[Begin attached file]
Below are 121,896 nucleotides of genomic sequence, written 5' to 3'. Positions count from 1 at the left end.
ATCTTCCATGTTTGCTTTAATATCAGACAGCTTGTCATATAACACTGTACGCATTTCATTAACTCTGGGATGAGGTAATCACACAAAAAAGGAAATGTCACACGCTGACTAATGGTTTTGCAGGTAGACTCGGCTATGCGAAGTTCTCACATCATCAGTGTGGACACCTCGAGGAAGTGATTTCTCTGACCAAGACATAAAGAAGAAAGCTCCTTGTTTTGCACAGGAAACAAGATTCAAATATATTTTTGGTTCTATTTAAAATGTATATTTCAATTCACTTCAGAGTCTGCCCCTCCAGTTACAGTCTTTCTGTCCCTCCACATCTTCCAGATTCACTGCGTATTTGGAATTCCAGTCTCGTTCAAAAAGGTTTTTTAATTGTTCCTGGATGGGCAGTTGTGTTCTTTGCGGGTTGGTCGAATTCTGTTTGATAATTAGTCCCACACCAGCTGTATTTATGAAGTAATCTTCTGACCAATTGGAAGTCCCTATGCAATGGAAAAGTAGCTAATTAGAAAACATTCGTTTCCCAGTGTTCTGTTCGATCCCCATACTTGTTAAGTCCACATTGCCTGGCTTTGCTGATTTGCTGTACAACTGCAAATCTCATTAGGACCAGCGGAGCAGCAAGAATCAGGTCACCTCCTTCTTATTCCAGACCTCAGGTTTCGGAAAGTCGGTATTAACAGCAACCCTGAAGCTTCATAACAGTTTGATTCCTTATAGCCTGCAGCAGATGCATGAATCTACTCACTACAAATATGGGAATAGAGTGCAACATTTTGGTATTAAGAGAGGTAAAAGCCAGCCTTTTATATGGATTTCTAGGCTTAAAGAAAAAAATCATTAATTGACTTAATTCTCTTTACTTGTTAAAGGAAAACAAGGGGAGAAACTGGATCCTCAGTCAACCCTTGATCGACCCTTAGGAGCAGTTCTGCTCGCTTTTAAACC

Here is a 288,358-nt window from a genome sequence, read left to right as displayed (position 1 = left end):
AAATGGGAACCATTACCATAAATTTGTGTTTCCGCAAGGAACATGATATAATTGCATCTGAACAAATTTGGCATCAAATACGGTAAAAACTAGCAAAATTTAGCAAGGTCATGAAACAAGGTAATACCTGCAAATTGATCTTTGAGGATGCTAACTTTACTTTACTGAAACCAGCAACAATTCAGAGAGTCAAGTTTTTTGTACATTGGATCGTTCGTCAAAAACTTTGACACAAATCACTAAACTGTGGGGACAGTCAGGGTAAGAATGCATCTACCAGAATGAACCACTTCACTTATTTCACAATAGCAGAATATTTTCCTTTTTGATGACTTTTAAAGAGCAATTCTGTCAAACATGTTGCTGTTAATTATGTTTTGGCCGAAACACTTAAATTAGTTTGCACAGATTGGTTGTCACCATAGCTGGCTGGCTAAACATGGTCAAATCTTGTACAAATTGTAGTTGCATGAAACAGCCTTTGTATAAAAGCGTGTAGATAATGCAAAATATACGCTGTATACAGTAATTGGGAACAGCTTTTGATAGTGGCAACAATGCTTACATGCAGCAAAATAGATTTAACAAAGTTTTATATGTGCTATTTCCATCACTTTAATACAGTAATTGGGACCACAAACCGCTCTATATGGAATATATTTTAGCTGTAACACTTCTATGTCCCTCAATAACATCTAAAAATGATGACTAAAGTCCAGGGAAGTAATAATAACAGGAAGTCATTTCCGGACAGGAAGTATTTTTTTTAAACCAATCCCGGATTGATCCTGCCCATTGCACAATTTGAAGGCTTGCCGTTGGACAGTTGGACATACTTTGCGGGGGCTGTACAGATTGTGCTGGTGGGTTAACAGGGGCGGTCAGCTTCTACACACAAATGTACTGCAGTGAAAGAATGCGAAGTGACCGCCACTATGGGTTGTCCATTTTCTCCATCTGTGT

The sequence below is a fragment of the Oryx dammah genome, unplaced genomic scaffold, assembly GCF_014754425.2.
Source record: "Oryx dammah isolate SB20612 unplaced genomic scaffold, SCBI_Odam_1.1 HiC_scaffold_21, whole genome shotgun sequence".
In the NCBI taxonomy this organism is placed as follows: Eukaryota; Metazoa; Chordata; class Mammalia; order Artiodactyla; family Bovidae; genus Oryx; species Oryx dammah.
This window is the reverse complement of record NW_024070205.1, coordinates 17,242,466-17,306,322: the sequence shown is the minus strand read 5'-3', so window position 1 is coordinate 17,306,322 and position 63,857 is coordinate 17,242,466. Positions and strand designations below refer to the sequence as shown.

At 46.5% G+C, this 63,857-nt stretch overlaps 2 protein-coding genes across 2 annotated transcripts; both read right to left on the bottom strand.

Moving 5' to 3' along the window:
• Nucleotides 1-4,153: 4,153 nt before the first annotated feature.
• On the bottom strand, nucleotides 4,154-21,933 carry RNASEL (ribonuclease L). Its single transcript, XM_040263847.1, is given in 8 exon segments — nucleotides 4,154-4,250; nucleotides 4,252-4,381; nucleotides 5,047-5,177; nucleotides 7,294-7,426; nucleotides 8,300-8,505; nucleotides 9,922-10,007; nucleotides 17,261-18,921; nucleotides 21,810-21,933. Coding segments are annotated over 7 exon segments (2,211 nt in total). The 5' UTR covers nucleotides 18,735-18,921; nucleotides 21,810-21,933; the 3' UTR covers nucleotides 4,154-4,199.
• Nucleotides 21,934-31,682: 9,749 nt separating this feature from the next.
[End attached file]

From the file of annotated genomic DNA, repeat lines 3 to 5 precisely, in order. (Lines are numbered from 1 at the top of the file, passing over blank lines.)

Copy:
Here is a 288,358-nt window from a genome sequence, read left to right as displayed (position 1 = left end):
AAATGGGAACCATTACCATAAATTTGTGTTTCCGCAAGGAACATGATATAATTGCATCTGAACAAATTTGGCATCAAATACGGTAAAAACTAGCAAAATTTAGCAAGGTCATGAAACAAGGTAATACCTGCAAATTGATCTTTGAGGATGCTAACTTTACTTTACTGAAACCAGCAACAATTCAGAGAGTCAAGTTTTTTGTACATTGGATCGTTCGTCAAAAACTTTGACACAAATCACTAAACTGTGGGGACAGTCAGGGTAAGAATGCATCTACCAGAATGAACCACTTCACTTATTTCACAATAGCAGAATATTTTCCTTTTTGATGACTTTTAAAGAGCAATTCTGTCAAACATGTTGCTGTTAATTATGTTTTGGCCGAAACACTTAAATTAGTTTGCACAGATTGGTTGTCACCATAGCTGGCTGGCTAAACATGGTCAAATCTTGTACAAATTGTAGTTGCATGAAACAGCCTTTGTATAAAAGCGTGTAGATAATGCAAAATATACGCTGTATACAGTAATTGGGAACAGCTTTTGATAGTGGCAACAATGCTTACATGCAGCAAAATAGATTTAACAAAGTTTTATATGTGCTATTTCCATCACTTTAATACAGTAATTGGGACCACAAACCGCTCTATATGGAATATATTTTAGCTGTAACACTTCTATGTCCCTCAATAACATCTAAAAATGATGACTAAAGTCCAGGGAAGTAATAATAACAGGAAGTCATTTCCGGACAGGAAGTATTTTTTTTAAACCAATCCCGGATTGATCCTGCCCATTGCACAATTTGAAGGCTTGCCGTTGGACAGTTGGACATACTTTGCGGGGGCTGTACAGATTGTGCTGGTGGGTTAACAGGGGCGGTCAGCTTCTACACACAAATGTACTGCAGTGAAAGAATGCGAAGTGACCGCCACTATGGGTTGTCCATTTTCTCCATCTGTGT

The sequence below is a fragment of the Oryx dammah genome, unplaced genomic scaffold, assembly GCF_014754425.2.